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PiDP-11: Replica of the 1970s PDP-11/70

The PDP-11 was probably the most influential computer ever. It defined what we think of as normal, it was the first machine you could get Unix for, and Windows can trace its roots to the PDP-11’s other big-ticket operating system, RSX-11.
In 1975, the 11/70 was not only the biggest PDP-11, it was also the last-ever to sport a proper Blinkenlights panel. In red and purple. Sorry. Rose and Magenta. These were the 70s. But then - all of a sudden - front panels were gone from our lives and we were supposed to look at dull beige boxes for the next few decades. So very sad.
The really fascinating thing about this computer though, is that it is quite usable even today. You can run a proper 2.11BSD unix (meaning, it has the good bits of unix but not the bloat) - but you can also go back further and run Unix v6 whilst you study the famous Lions Commentary. It does TCP/IP, works as a web server, does (vector) graphics…
The PiDP-11 project aimed to bring back this venerable machine. With front panel. There might be a Raspberry Pi hiding inside, but you can even hook it up to real serial terminals if you like. All the original operating systems and software comes ready to boot.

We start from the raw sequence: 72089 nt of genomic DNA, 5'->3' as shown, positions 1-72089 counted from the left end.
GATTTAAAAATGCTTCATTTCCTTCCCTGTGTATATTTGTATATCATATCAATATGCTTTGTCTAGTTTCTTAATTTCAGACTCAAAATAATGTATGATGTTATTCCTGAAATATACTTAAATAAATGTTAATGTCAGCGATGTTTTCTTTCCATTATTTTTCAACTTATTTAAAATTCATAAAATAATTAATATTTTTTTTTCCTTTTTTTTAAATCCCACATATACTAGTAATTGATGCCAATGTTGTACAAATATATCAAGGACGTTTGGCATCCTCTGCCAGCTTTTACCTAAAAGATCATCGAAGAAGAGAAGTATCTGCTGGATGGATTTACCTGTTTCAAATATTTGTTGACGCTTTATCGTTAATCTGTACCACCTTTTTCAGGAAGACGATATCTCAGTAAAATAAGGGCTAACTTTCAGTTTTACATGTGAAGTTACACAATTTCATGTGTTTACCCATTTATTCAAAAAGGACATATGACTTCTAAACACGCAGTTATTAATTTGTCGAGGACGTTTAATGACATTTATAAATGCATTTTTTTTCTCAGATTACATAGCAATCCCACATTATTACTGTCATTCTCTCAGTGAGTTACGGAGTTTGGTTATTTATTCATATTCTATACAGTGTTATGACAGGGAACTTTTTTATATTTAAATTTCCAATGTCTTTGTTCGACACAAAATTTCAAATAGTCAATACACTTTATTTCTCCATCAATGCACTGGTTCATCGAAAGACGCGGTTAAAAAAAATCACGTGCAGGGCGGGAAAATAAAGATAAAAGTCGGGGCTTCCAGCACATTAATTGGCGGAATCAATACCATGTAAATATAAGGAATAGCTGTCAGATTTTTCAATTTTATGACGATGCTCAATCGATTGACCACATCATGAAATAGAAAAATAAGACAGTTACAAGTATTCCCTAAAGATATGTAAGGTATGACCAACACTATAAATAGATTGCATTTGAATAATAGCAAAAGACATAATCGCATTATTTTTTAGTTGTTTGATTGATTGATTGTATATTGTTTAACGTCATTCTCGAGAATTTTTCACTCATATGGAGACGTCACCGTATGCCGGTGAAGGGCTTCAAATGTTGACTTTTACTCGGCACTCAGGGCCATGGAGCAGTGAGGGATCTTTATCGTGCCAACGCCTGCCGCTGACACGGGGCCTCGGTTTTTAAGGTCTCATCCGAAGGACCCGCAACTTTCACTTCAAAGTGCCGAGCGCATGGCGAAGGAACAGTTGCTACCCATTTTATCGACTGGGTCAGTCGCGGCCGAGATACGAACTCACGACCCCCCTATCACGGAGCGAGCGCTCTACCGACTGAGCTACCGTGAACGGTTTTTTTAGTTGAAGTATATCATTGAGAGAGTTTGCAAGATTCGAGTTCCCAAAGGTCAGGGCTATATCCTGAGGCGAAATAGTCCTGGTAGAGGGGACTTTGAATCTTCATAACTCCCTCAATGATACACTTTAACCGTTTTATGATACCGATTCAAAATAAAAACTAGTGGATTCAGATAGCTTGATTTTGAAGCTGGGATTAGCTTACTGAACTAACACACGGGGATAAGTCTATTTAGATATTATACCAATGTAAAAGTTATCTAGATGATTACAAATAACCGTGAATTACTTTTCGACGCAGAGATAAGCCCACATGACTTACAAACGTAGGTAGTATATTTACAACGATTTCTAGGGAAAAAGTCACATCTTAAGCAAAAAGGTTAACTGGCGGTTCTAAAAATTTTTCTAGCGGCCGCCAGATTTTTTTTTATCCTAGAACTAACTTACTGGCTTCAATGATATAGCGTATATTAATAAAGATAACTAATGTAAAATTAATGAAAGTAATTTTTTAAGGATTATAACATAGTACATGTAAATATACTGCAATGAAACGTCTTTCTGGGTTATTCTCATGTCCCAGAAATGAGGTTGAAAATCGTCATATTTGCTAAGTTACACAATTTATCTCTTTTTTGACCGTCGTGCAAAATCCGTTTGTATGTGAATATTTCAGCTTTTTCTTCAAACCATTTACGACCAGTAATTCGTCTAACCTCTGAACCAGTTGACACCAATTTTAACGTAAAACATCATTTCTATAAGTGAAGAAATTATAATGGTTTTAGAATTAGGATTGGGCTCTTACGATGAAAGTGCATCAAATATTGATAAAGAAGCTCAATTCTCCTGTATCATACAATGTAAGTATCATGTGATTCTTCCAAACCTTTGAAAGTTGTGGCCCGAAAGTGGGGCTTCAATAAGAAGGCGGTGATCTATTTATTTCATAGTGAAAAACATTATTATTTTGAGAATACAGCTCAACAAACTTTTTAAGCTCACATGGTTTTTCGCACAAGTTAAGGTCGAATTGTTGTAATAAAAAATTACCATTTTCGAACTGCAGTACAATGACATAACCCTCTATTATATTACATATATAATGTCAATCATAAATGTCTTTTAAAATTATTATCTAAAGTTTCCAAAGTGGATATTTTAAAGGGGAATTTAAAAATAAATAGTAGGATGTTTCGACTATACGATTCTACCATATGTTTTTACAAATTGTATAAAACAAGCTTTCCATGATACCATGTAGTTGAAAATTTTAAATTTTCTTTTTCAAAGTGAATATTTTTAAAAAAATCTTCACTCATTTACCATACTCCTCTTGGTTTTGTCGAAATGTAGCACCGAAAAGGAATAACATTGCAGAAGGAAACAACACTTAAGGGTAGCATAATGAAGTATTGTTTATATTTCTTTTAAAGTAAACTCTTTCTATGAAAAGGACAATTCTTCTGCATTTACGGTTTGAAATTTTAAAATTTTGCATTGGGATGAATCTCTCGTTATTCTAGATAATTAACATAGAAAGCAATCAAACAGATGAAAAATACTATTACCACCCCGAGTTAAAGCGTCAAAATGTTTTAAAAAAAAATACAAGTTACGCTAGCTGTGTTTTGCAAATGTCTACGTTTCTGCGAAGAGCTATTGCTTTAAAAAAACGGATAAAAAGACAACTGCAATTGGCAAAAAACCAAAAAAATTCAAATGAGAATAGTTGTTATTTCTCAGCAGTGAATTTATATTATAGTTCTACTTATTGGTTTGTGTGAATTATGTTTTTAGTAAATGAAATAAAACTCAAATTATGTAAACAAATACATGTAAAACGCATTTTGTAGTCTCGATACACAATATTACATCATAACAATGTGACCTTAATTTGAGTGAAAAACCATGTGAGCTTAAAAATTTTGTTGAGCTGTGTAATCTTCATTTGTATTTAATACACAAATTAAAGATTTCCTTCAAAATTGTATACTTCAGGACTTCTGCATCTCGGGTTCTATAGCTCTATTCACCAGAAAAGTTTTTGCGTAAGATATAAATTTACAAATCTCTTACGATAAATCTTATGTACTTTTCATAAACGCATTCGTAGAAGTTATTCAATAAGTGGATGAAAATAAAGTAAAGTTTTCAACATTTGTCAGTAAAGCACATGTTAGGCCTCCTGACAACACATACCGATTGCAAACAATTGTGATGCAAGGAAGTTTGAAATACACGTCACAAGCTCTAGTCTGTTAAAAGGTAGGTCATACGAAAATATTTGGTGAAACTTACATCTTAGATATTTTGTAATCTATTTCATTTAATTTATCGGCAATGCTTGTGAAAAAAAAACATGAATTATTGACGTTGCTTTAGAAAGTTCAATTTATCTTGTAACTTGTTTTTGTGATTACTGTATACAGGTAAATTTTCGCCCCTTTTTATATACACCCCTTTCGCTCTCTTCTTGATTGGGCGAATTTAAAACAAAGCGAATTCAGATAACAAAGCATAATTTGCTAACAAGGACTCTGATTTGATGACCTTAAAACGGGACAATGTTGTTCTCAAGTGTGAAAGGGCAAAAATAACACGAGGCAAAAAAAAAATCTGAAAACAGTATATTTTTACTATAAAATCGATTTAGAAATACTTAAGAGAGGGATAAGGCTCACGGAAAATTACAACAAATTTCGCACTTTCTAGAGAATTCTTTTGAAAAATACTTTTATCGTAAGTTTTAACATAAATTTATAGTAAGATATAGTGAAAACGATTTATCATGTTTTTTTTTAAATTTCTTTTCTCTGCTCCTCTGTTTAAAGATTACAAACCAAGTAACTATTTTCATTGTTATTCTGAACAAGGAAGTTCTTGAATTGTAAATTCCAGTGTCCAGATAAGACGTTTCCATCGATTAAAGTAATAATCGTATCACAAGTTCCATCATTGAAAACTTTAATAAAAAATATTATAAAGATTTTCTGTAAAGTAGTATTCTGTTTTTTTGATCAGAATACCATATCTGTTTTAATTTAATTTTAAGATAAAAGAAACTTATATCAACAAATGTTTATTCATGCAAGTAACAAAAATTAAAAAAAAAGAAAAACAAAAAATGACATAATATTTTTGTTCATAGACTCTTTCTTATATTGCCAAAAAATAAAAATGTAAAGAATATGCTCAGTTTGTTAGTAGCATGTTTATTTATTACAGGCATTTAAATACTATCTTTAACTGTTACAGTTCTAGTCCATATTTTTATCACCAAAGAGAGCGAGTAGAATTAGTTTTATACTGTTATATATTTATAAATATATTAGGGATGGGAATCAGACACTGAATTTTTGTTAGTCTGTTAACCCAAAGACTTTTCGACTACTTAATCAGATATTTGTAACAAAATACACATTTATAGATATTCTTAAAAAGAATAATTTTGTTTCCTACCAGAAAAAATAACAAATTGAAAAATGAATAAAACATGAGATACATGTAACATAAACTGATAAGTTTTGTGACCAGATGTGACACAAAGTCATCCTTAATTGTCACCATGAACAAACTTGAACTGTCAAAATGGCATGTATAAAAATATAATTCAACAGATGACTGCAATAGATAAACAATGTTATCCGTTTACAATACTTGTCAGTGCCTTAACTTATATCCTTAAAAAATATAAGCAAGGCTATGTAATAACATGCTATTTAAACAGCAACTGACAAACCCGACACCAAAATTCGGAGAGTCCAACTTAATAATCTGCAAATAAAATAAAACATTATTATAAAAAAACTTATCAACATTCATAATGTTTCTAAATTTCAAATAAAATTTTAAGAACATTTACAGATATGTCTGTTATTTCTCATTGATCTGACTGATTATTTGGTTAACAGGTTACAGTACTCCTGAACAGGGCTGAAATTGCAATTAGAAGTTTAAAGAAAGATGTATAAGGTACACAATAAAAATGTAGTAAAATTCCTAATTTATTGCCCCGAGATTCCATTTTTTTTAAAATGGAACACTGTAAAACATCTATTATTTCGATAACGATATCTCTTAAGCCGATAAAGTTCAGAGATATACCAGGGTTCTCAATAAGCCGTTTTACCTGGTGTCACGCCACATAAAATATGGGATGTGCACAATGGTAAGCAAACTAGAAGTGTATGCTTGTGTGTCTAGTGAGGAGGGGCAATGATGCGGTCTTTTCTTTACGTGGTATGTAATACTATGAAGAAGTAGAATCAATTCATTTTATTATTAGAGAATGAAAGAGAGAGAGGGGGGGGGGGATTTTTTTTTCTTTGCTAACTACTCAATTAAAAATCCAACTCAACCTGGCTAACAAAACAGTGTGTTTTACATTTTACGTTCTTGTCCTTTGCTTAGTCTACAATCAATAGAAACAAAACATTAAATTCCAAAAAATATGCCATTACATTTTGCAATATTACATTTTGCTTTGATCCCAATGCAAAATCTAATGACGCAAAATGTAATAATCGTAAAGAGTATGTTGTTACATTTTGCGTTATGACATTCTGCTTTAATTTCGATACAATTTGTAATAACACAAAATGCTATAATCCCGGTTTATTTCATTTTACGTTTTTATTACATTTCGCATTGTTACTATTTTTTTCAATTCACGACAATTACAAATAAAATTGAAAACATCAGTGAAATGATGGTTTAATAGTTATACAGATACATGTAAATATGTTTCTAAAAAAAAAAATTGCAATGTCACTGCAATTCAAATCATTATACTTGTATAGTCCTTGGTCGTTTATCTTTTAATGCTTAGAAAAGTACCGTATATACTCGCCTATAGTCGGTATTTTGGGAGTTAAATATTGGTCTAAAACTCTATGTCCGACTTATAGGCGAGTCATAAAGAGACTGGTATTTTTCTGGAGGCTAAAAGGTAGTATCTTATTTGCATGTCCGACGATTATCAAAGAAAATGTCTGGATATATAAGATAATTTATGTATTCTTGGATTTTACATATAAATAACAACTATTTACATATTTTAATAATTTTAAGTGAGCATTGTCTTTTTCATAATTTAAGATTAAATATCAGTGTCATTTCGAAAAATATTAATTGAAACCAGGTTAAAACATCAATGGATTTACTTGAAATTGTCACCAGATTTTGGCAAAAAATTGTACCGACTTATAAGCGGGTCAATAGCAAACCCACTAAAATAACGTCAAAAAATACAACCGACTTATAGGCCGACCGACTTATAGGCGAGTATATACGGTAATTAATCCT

Like my earlier PiDP-8 project, you can use the software on any Raspberry Pi even without the PiDP-11 hardware. But the idea is to go one step further, by giving it back its physical form: Blinkenlights.
There are actually four stages you can consider:
just running the PiDP-11 emulator on your Raspberry Pi and play with the PDP-11 operating systems;adding the PiDP-11 circuit board with Blinkenlights for visual effect;soldering switches onto the board to gain control of the machine over the front panel;buy the complete replica kit with fancy case, acrylic front panel cover and custom switches.The Pi has plenty of power left to do all the other things you would normally do with a Pi (media server, file server, etc). So you are not limited to just PDP-11 software.”

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